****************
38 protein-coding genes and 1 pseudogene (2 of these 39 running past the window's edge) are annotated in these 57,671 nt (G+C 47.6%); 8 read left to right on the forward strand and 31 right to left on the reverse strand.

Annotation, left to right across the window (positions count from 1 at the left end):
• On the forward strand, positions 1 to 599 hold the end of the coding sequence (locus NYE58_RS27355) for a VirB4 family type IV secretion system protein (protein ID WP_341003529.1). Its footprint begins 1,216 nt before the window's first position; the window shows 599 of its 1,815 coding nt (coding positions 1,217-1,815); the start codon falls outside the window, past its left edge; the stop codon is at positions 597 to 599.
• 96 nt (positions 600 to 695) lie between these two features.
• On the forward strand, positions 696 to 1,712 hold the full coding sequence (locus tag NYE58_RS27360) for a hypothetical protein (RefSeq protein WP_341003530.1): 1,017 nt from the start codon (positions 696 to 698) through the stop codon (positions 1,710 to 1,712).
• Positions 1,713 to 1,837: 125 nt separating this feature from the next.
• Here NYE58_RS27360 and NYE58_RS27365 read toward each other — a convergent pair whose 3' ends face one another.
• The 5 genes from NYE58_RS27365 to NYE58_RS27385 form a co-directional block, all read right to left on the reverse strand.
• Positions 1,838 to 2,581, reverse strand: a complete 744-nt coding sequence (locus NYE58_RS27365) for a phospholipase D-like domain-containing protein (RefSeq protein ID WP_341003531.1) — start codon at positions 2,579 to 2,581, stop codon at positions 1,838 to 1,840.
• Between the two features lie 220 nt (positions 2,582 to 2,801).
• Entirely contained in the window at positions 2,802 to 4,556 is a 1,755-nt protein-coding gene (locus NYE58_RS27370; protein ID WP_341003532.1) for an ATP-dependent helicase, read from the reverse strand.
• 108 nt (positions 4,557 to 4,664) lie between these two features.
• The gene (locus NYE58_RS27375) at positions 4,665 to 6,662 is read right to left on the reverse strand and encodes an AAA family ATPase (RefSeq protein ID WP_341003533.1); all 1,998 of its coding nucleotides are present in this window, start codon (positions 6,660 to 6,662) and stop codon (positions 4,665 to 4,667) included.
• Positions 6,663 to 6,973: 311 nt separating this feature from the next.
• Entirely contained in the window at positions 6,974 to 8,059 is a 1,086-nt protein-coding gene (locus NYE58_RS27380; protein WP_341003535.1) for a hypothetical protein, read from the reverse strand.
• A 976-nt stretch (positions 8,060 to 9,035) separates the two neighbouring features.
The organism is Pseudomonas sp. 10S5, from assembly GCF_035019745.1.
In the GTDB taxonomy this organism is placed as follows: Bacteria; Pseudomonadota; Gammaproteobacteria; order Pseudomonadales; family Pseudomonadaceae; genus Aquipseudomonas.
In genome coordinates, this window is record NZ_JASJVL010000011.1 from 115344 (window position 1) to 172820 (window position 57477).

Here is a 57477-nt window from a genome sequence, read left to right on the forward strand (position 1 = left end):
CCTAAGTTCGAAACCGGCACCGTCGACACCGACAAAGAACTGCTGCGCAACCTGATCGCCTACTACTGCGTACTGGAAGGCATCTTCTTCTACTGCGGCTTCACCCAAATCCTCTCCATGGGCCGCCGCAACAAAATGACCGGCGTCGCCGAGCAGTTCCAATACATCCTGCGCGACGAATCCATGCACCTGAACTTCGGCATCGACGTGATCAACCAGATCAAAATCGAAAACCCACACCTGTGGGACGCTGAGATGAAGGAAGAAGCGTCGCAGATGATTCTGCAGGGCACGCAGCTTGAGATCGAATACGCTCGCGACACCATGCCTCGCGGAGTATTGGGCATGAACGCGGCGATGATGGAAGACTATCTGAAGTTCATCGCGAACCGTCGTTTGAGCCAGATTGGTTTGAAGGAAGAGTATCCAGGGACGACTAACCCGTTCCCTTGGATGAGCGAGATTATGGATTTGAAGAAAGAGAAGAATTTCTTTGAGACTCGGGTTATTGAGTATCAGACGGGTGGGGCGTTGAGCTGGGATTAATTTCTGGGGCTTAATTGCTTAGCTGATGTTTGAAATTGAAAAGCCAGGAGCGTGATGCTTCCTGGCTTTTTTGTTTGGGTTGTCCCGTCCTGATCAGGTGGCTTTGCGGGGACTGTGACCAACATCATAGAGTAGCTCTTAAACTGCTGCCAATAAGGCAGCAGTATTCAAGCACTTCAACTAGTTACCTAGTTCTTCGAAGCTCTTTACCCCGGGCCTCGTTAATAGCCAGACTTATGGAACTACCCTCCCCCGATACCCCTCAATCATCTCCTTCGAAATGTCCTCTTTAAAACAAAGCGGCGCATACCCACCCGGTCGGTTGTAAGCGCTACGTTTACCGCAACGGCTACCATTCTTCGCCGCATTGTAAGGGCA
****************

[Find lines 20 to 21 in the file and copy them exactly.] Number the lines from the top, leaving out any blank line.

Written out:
Here is a 57477-nt window from a genome sequence, read left to right on the forward strand (position 1 = left end):
CCTAAGTTCGAAACCGGCACCGTCGACACCGACAAAGAACTGCTGCGCAACCTGATCGCCTACTACTGCGTACTGGAAGGCATCTTCTTCTACTGCGGCTTCACCCAAATCCTCTCCATGGGCCGCCGCAACAAAATGACCGGCGTCGCCGAGCAGTTCCAATACATCCTGCGCGACGAATCCATGCACCTGAACTTCGGCATCGACGTGATCAACCAGATCAAAATCGAAAACCCACACCTGTGGGACGCTGAGATGAAGGAAGAAGCGTCGCAGATGATTCTGCAGGGCACGCAGCTTGAGATCGAATACGCTCGCGACACCATGCCTCGCGGAGTATTGGGCATGAACGCGGCGATGATGGAAGACTATCTGAAGTTCATCGCGAACCGTCGTTTGAGCCAGATTGGTTTGAAGGAAGAGTATCCAGGGACGACTAACCCGTTCCCTTGGATGAGCGAGATTATGGATTTGAAGAAAGAGAAGAATTTCTTTGAGACTCGGGTTATTGAGTATCAGACGGGTGGGGCGTTGAGCTGGGATTAATTTCTGGGGCTTAATTGCTTAGCTGATGTTTGAAATTGAAAAGCCAGGAGCGTGATGCTTCCTGGCTTTTTTGTTTGGGTTGTCCCGTCCTGATCAGGTGGCTTTGCGGGGACTGTGACCAACATCATAGAGTAGCTCTTAAACTGCTGCCAATAAGGCAGCAGTATTCAAGCACTTCAACTAGTTACCTAGTTCTTCGAAGCTCTTTACCCCGGGCCTCGTTAATAGCCAGACTTATGGAACTACCCTCCCCCGATACCCCTCAATCATCTCCTTCGAAATGTCCTCTTTAAAACAAAGCGGCGCATACCCACCCGGTCGGTTGTAAGCGCTACGTTTACCGCAACGGCTACCATTCTTCGCCGCATTGTAAGGGCA